This one is a wildcard. Writing like English is her second language, Betsey Guzior provides a "guide" to Hunger Games for this South Carolina newspaper. Her short, but borderline incoherent article is filled with incomplete sentences and inaccuracies.
At one point she mentions the effects of flooding in the movie on South Carolina, giving it that local flavor. Later, she compares the post-apocalyptic setting to Blade Runner and Gattaca and the game to The Running Man (sure) and, to quote her, "Mad Max: Thunderdome."
Let the games begin: 24 contestants hunt each other down in an arena - while the world watches on TV. One survives and is declared the winner.
Yep, sounds just like Thunderdome. In this post-pre-post-post-feminist world we can all gush about fashion. "'The Hunger Games' has fashion!" Betsey headlines and then tells us to see "Brazil." Alright, Betsey, but if we watch Brazil do we still have to sit through the Hunger Games too?
Posted to the amusingly desperate "Huff Post Teen" section of Huffington Post, this guide features a perfunctory introduction written at the level of a twelve-year-old's email to a friend. The real gems are the ten bizarre youtube videos purporting to show teens how to paint their nails with Hunger Games symbols and fashion.
At the end of the article the author implores readers to "Tweet photos of your HG-inspired nails @HuffPostTeen." I checked twitter and not only did nobody do this, nobody has ever tweeted @HuffPostTeen who is not an employee of Huffington Post.
While widely-respected Salon does not offer any comprehensive guide to Hunger Games, they have published six articles on the movie. They're all embarrassing, including "What Occupy can learn from the Hunger Games" (maybe spend 50 million on marketing?), "The sexual politics of 'The Hunger Games'" which is two sentences worth of analysis echoed in almost every review stretched out to article length, and my favorite, "'Hunger Games,' Taylor Swift reinvent soundtracks." Seems like a pretty big claim, but it's true.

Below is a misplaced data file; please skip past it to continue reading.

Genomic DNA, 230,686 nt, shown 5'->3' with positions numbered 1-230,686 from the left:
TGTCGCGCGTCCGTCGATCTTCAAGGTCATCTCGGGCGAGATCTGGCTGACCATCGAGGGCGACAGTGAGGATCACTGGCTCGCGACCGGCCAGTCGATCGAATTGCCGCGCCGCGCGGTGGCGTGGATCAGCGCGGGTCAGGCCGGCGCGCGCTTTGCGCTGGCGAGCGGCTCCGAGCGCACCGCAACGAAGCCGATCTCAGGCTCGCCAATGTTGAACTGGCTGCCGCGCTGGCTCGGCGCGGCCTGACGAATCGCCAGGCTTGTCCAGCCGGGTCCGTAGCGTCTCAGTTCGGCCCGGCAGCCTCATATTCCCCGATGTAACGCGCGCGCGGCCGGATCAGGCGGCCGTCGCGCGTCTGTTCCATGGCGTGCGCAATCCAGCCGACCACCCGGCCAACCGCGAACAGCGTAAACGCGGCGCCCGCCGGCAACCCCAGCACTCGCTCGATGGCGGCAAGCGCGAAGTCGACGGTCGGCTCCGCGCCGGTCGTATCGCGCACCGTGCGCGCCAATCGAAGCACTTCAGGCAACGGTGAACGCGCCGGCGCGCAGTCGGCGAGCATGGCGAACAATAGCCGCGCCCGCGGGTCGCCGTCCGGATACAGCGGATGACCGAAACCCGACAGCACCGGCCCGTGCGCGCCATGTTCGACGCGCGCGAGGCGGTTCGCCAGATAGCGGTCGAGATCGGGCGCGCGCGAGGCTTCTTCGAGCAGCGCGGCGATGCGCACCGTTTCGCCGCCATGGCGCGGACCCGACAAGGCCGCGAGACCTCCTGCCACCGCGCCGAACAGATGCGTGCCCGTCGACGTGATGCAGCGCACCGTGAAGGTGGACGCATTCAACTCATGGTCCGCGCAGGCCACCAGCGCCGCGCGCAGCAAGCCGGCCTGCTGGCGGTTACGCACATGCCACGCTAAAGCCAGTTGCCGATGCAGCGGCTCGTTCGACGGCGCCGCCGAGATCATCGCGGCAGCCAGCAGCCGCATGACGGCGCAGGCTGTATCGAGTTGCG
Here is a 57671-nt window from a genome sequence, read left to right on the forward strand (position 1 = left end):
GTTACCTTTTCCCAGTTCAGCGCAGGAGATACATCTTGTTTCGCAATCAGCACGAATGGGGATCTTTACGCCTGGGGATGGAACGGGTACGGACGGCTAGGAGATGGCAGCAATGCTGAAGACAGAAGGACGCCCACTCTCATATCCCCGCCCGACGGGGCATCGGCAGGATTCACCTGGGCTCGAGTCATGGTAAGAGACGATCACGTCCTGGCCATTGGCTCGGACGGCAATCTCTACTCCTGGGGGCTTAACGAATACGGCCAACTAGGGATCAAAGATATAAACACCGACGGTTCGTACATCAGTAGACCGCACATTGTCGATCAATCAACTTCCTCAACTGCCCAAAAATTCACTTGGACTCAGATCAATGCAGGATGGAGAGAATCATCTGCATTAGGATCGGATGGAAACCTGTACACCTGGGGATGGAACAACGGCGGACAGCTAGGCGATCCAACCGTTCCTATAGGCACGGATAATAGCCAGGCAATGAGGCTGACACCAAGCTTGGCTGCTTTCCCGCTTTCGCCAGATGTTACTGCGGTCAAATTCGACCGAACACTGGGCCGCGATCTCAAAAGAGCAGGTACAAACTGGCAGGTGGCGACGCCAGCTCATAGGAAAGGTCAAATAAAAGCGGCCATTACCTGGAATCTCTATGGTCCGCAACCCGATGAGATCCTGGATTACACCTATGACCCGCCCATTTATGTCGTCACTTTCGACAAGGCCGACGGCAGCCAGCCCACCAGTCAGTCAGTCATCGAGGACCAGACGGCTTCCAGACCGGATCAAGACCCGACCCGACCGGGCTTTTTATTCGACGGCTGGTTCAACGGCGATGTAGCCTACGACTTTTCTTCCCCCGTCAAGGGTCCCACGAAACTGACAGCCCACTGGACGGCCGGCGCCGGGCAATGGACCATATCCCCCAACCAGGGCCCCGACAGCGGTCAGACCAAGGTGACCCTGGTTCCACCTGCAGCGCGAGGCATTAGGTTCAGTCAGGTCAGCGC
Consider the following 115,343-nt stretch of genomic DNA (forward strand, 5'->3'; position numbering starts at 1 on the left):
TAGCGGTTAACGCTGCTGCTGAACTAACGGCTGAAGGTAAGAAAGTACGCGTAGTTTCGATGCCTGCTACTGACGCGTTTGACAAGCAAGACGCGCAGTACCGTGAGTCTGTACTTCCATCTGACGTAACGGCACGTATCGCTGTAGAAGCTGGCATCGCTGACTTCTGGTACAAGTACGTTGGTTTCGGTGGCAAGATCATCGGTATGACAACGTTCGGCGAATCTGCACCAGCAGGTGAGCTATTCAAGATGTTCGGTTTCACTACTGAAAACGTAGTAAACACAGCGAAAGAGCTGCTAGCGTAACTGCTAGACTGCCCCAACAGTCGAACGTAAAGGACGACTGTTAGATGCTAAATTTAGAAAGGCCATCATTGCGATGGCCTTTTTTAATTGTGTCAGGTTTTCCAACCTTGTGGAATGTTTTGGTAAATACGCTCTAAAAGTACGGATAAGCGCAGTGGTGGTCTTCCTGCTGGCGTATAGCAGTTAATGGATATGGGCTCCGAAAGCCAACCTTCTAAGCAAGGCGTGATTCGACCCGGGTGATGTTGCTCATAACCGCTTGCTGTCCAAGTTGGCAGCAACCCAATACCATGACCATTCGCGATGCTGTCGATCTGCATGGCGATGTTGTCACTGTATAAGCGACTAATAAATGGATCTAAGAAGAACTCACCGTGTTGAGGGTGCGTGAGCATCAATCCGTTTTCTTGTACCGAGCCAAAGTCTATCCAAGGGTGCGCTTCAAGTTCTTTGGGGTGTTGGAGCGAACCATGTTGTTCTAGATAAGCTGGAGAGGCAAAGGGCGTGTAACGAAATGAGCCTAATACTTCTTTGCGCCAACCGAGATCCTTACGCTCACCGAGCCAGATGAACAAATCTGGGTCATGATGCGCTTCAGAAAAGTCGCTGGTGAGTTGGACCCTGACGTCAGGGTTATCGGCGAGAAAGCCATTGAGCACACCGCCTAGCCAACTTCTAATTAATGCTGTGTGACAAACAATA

It turns out, now get this, the Hunger Games people hired some really popular musicians to put original pop songs on a soundtrack. And they hope to make it a #1 soundtrack. Genius! How do they come up with this?
Shame on you, Salon.
Last, and certainly least, the venerable CSM provides a numbered guide describing various characters and details of the setting of "The Hunger Games." It's drily factual, but what makes it stand out is that you have to load a completely new page to see each of the eight items. In the case of Christian Science Monitor's site, this means loading a lot of ads each time you hit next. A lot. On ONE page I received the following ads:
Meanwhile, the content on each page of the article is one small picture and a paragraph of text. Hey, CSM, everything alright on your bottom line over there? You trying to compensate for the death of print? Because this way doesn't work.
Fortunately, nobody has to rely on CSM for their Hunger Games fix. With sites shifting all of their content over to Hunger Games, it's a buyer's market for these guides. Just wait until we complete our transition to an all-Hunger Games global economy.
Now, inexplicably, season three is looming over us like some sort of dome. Season one's plot asked whether or not the town could get out from under the dome. Apparently the answer was "no". Season two asked "I guess we're really stuck, huh?" and the answer was "yup".
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